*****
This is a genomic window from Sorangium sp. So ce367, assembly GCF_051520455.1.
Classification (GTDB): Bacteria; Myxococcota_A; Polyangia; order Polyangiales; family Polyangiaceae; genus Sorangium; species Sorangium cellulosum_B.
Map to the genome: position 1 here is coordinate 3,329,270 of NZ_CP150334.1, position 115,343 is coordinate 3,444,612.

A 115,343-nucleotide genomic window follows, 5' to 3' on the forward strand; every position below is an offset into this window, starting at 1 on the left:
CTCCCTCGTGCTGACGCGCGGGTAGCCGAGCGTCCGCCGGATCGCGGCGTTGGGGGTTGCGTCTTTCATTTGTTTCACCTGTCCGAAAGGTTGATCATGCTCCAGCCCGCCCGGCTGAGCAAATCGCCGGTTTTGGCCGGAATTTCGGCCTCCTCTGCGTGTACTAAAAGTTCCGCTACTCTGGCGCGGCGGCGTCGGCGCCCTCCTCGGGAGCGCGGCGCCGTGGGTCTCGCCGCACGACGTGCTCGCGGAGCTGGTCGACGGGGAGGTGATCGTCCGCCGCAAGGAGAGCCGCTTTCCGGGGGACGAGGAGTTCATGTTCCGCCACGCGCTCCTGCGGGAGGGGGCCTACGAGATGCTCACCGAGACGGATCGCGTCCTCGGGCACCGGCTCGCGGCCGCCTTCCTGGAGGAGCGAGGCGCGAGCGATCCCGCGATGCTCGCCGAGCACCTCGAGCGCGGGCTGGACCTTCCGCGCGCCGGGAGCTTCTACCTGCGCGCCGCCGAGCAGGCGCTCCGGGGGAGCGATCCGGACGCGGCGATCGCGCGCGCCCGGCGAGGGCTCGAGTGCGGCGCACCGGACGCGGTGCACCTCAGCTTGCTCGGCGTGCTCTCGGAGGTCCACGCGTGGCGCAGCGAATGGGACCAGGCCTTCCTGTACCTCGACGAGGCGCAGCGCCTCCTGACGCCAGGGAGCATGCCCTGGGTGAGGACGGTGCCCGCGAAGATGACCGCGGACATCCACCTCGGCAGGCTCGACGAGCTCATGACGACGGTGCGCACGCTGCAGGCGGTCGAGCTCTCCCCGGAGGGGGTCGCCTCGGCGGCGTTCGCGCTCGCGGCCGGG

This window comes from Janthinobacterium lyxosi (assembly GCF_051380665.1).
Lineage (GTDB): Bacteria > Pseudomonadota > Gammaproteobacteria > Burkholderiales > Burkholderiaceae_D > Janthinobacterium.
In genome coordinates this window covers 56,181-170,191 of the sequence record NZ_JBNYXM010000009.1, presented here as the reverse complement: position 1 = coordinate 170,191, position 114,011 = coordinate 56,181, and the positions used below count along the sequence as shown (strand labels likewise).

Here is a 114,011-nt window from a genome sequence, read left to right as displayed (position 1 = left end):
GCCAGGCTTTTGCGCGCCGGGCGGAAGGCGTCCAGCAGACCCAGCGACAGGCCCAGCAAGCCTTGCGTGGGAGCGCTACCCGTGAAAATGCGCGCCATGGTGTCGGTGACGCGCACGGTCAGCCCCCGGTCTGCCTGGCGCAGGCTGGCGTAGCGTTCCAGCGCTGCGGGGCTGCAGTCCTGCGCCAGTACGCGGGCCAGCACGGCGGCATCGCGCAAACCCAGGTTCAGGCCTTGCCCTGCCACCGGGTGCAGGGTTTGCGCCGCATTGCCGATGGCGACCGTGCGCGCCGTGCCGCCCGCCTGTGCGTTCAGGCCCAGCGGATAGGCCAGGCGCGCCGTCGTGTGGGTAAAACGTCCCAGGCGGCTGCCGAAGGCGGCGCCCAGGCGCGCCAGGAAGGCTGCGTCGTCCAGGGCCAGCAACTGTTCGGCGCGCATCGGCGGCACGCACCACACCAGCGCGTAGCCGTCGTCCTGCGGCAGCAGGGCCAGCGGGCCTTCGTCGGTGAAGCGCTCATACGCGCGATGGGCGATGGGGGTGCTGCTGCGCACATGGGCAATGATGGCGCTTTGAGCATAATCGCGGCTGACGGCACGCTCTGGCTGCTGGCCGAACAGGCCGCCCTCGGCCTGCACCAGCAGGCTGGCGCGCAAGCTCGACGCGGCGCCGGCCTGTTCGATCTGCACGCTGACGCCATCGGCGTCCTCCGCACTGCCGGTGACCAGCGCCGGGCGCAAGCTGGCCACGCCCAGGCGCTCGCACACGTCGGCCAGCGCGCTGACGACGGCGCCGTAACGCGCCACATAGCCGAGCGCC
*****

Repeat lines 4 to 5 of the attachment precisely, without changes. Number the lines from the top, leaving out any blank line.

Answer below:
A 115,343-nucleotide genomic window follows, 5' to 3' on the forward strand; every position below is an offset into this window, starting at 1 on the left:
CTCCCTCGTGCTGACGCGCGGGTAGCCGAGCGTCCGCCGGATCGCGGCGTTGGGGGTTGCGTCTTTCATTTGTTTCACCTGTCCGAAAGGTTGATCATGCTCCAGCCCGCCCGGCTGAGCAAATCGCCGGTTTTGGCCGGAATTTCGGCCTCCTCTGCGTGTACTAAAAGTTCCGCTACTCTGGCGCGGCGGCGTCGGCGCCCTCCTCGGGAGCGCGGCGCCGTGGGTCTCGCCGCACGACGTGCTCGCGGAGCTGGTCGACGGGGAGGTGATCGTCCGCCGCAAGGAGAGCCGCTTTCCGGGGGACGAGGAGTTCATGTTCCGCCACGCGCTCCTGCGGGAGGGGGCCTACGAGATGCTCACCGAGACGGATCGCGTCCTCGGGCACCGGCTCGCGGCCGCCTTCCTGGAGGAGCGAGGCGCGAGCGATCCCGCGATGCTCGCCGAGCACCTCGAGCGCGGGCTGGACCTTCCGCGCGCCGGGAGCTTCTACCTGCGCGCCGCCGAGCAGGCGCTCCGGGGGAGCGATCCGGACGCGGCGATCGCGCGCGCCCGGCGAGGGCTCGAGTGCGGCGCACCGGACGCGGTGCACCTCAGCTTGCTCGGCGTGCTCTCGGAGGTCCACGCGTGGCGCAGCGAATGGGACCAGGCCTTCCTGTACCTCGACGAGGCGCAGCGCCTCCTGACGCCAGGGAGCATGCCCTGGGTGAGGACGGTGCCCGCGAAGATGACCGCGGACATCCACCTCGGCAGGCTCGACGAGCTCATGACGACGGTGCGCACGCTGCAGGCGGTCGAGCTCTCCCCGGAGGGGGTCGCCTCGGCGGCGTTCGCGCTCGCGGCCGGG